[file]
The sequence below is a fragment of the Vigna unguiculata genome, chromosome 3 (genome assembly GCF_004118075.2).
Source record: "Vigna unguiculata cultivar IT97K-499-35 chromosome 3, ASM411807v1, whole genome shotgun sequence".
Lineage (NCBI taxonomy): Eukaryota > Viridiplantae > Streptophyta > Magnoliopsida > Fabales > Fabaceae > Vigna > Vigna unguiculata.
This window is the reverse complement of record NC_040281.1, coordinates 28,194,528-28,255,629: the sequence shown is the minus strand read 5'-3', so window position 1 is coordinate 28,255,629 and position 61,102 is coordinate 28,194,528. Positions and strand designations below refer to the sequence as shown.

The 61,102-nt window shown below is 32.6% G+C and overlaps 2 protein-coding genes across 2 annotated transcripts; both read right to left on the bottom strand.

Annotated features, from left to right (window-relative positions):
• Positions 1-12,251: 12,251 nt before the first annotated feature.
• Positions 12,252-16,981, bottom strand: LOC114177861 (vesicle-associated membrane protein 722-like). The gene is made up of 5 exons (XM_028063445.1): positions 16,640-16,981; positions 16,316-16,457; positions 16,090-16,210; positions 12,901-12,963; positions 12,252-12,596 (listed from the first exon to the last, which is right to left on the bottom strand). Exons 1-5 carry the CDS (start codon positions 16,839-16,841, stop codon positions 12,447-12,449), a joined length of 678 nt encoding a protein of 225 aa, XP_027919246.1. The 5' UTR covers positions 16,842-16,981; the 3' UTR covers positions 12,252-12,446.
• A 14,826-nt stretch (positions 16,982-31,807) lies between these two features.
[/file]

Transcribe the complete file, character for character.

The sequence below is a fragment of the Vigna unguiculata genome, chromosome 3 (genome assembly GCF_004118075.2).
Source record: "Vigna unguiculata cultivar IT97K-499-35 chromosome 3, ASM411807v1, whole genome shotgun sequence".
Lineage (NCBI taxonomy): Eukaryota > Viridiplantae > Streptophyta > Magnoliopsida > Fabales > Fabaceae > Vigna > Vigna unguiculata.
This window is the reverse complement of record NC_040281.1, coordinates 28,194,528-28,255,629: the sequence shown is the minus strand read 5'-3', so window position 1 is coordinate 28,255,629 and position 61,102 is coordinate 28,194,528. Positions and strand designations below refer to the sequence as shown.

The 61,102-nt window shown below is 32.6% G+C and overlaps 2 protein-coding genes across 2 annotated transcripts; both read right to left on the bottom strand.

Annotated features, from left to right (window-relative positions):
• Positions 1-12,251: 12,251 nt before the first annotated feature.
• Positions 12,252-16,981, bottom strand: LOC114177861 (vesicle-associated membrane protein 722-like). The gene is made up of 5 exons (XM_028063445.1): positions 16,640-16,981; positions 16,316-16,457; positions 16,090-16,210; positions 12,901-12,963; positions 12,252-12,596 (listed from the first exon to the last, which is right to left on the bottom strand). Exons 1-5 carry the CDS (start codon positions 16,839-16,841, stop codon positions 12,447-12,449), a joined length of 678 nt encoding a protein of 225 aa, XP_027919246.1. The 5' UTR covers positions 16,842-16,981; the 3' UTR covers positions 12,252-12,446.
• A 14,826-nt stretch (positions 16,982-31,807) lies between these two features.